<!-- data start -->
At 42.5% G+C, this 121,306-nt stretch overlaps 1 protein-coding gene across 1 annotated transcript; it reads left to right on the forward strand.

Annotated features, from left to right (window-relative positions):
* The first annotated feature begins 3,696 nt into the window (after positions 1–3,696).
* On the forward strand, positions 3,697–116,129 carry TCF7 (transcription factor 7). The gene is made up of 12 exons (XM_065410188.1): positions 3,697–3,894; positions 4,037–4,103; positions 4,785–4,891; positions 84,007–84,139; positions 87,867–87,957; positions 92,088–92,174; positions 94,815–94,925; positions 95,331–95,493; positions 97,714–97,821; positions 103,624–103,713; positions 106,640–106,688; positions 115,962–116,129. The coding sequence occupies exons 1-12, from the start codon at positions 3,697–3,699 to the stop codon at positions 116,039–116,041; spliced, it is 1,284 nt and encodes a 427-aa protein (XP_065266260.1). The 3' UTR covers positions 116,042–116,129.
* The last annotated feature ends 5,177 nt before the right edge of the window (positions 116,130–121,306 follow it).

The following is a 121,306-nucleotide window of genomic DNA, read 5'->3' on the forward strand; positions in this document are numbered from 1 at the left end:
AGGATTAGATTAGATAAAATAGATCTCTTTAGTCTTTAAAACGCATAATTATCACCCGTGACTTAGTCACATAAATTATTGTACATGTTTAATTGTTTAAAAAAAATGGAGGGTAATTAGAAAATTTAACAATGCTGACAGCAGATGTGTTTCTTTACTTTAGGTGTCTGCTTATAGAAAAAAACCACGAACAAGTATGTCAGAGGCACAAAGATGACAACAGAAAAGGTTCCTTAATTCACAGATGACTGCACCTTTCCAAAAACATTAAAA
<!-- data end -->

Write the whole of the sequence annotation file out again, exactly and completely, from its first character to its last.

At 42.5% G+C, this 121,306-nt stretch overlaps 1 protein-coding gene across 1 annotated transcript; it reads left to right on the forward strand.

Annotated features, from left to right (window-relative positions):
* The first annotated feature begins 3,696 nt into the window (after positions 1–3,696).
* On the forward strand, positions 3,697–116,129 carry TCF7 (transcription factor 7). The gene is made up of 12 exons (XM_065410188.1): positions 3,697–3,894; positions 4,037–4,103; positions 4,785–4,891; positions 84,007–84,139; positions 87,867–87,957; positions 92,088–92,174; positions 94,815–94,925; positions 95,331–95,493; positions 97,714–97,821; positions 103,624–103,713; positions 106,640–106,688; positions 115,962–116,129. The coding sequence occupies exons 1-12, from the start codon at positions 3,697–3,699 to the stop codon at positions 116,039–116,041; spliced, it is 1,284 nt and encodes a 427-aa protein (XP_065266260.1). The 3' UTR covers positions 116,042–116,129.
* The last annotated feature ends 5,177 nt before the right edge of the window (positions 116,130–121,306 follow it).

The following is a 121,306-nucleotide window of genomic DNA, read 5'->3' on the forward strand; positions in this document are numbered from 1 at the left end:
AGGATTAGATTAGATAAAATAGATCTCTTTAGTCTTTAAAACGCATAATTATCACCCGTGACTTAGTCACATAAATTATTGTACATGTTTAATTGTTTAAAAAAAATGGAGGGTAATTAGAAAATTTAACAATGCTGACAGCAGATGTGTTTCTTTACTTTAGGTGTCTGCTTATAGAAAAAAACCACGAACAAGTATGTCAGAGGCACAAAGATGACAACAGAAAAGGTTCCTTAATTCACAGATGACTGCACCTTTCCAAAAACATTAAAA